Eguchi Aimi is stunningly realistic, but also a little creepy. Fake humans have always had telltale giveaways that reassures us and make us believe that we can recognise them. But I don’t think anyone would have guessed that Eguchi Aimi isn’t real if they hadn’t been told. The next obvious question is: could someone fall in love with a synthetic creation such as Eguchi Aimi? Definitely. In fact, I bet that right now there are people in Japan who are pretty damn upset about the whole thing.
Many thanks for reading and leaving comments. I certainly get the chills from this kind of thing, Mike. And I think Mel’s question is definitely worth exploring.
Great article Sarah! Keep it up!
This was an extremely fascinating article on a subject I know very little about–AKB48–and the connections you draw between Renaissance art and contemporary cyber-art are intriguing. I love the way digital media is changing many of our conceptions of art and culture and though the possibilities seem endless, I’m always reminded of that line in Jurassic Park when one of the characters says, “Just because it can be done doesn’t mean that it should.”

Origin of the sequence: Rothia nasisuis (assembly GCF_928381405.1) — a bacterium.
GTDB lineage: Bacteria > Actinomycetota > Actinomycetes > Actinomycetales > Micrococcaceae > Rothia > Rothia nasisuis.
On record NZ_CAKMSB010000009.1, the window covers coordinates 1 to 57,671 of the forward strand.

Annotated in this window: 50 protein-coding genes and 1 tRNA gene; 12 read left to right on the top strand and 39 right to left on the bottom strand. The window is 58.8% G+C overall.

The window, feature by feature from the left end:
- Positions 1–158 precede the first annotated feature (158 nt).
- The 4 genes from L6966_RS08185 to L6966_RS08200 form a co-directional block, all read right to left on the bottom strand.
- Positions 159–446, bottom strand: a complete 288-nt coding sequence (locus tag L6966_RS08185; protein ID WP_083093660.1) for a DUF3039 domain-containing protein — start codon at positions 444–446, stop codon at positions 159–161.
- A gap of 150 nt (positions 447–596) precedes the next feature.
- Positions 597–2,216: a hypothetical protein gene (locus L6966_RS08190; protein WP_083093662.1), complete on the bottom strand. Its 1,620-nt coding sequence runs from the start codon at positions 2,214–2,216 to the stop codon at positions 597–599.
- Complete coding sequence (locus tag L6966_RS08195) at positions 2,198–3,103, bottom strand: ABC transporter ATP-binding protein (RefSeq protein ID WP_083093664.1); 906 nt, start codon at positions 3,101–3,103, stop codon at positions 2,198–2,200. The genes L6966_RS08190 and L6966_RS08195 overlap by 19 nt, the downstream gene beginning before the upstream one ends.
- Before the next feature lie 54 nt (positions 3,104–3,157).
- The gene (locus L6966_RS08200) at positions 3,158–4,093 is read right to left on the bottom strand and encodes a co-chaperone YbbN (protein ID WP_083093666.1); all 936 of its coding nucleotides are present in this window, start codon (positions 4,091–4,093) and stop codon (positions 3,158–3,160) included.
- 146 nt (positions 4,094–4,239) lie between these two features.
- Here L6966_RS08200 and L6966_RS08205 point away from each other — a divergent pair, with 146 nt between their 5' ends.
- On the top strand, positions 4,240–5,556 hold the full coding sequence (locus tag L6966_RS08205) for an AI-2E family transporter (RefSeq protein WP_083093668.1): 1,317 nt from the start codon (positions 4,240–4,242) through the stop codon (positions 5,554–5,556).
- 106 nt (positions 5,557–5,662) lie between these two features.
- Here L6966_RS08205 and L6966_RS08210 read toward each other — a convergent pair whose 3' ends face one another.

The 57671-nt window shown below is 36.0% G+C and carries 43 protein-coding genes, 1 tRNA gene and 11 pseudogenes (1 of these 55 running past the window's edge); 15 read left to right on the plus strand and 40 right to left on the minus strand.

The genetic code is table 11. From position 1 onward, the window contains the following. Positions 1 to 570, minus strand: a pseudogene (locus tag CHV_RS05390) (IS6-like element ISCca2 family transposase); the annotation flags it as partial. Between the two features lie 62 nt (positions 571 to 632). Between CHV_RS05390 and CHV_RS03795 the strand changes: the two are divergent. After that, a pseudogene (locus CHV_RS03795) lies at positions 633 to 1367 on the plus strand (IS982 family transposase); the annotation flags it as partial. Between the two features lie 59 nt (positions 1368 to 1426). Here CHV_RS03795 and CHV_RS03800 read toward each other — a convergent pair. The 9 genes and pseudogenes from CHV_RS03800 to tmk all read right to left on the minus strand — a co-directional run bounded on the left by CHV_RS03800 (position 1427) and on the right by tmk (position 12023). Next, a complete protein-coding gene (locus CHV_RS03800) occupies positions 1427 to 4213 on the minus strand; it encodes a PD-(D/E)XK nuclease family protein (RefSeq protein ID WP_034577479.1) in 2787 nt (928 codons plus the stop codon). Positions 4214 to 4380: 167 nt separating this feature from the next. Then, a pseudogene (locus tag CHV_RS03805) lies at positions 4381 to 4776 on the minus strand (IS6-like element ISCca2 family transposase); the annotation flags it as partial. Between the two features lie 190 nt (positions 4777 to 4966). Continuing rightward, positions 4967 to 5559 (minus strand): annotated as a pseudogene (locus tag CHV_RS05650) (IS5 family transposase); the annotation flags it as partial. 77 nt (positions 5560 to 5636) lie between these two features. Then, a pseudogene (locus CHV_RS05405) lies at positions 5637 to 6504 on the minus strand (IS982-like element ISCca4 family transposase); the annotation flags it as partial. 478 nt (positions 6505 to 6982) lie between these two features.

Modern media is so powerful and pervasive that this sort of thing can be really frightening. We live in a world where the old adage, “believe none of what you hear and half of what you see’ (or however it goes) is particularly true.
We can fake nearly anything now. Soon the fakes may be preferred over the real thing, and when the fakers are not immediately obvious, things are getting very sad for us as an intelligent species.
Sort of the old, ‘just because we can, does not mean we should”.
Wonderfully written, and more than a little chilling article.
I can tell you’ve put a lot of thought into this. But I think it could have been structured a bit better. Half of the article talking about one thing and half about several. Perhaps establishing your point in the 1st or 2nd paragraph could have helped. (Just a personal observation, don’t hate me!)
Interesting subject you’ve chosen and one that is very close to my heart. I think you would enjoy John Berger’s book, ‘Ways of Seeing’ in which he sets out a very convincing argument in support of the influence of patriarchal hegemony on the visual arts. Berger skilfully leads the reader into a, literally, new way of seeing beneath and beyond the ideologies of economics and gender that pervade paintings throughout history and that continue to inhabit the core of the televisual and cinematic form, and particularly advertising. I could hardly believe the Japanese manufactured band! Or then again…Keep up the good work!